The Modern Antiquarian. Stone Circles, Ancient Sites, Neolithic Monuments, Ancient Monuments, Prehistoric Sites, Megalithic MysteriesThe Modern Antiquarian

Easington High Moor

Standing Stone / Menhir


"Two miles east of the Herd Howe and one mile north of Danby Beacon is the celebrated 'British Village' on Easington High Moor, first described by Young, the scene of so many antiquarian pilgrimages, and the subject of so much discussion. This 'village' consists of two more or less paralell rows of circular pits lying across the central part of a spur between two small streams at an altitude of about 750 feet. The pits are in two groups, and on the outer side of each row runs a small wall of earth and stones. One of the pits near the middle of the south row is much larger than the others and interrupts the continuity of the outer wall. Excavations and probings show that the average depth of the pits is from 4-5 feet and that they vary from 10-12 feet in diameter.
In addition to this main group there is another group on the opposite side of the valley that bounds the spur to the east. As described by Young (1817) they begin near the verge of the sloping bank and extend eastward for over a hundred paces in a double row of 28 pits with an outer wall on both sides. a little to the south east is a similar double row of 6 pits also provided with outer walls.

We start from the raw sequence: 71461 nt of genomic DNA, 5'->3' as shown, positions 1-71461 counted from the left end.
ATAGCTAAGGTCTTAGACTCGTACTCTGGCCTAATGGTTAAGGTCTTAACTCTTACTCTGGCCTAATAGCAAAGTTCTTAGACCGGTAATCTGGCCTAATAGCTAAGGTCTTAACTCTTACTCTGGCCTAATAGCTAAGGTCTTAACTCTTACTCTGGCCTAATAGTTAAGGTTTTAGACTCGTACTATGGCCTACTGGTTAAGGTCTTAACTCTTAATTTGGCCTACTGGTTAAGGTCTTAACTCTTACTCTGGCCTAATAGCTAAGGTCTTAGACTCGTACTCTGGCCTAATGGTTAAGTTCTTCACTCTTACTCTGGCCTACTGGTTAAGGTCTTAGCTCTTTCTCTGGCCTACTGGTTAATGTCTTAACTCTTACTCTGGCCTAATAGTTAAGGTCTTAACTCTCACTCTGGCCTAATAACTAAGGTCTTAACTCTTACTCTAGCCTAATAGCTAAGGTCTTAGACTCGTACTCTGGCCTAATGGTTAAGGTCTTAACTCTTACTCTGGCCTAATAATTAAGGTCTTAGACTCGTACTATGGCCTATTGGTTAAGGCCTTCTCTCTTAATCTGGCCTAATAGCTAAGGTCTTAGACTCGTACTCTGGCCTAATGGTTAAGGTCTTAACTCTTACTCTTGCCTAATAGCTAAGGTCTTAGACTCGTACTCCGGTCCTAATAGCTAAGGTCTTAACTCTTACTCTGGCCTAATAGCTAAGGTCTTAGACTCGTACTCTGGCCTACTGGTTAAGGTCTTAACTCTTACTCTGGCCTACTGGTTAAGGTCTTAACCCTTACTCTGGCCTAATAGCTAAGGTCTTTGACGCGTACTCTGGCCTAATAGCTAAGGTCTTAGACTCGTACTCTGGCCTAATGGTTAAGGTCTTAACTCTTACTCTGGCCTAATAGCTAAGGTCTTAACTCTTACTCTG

Young was confident that these holes were ancient habitations. He commented on their proximety to the Three Howes, to standing or druidical stones (one of which, the Long Stone, stands a little to the north), and to two semilunar enclosures in the valley on the east, all of which he thinks were made and used by the same people."

Early Man In North East Yorkshire
Frank Elgee
Pub 1930
fitzcoraldo Posted by fitzcoraldo
7th October 2002ce

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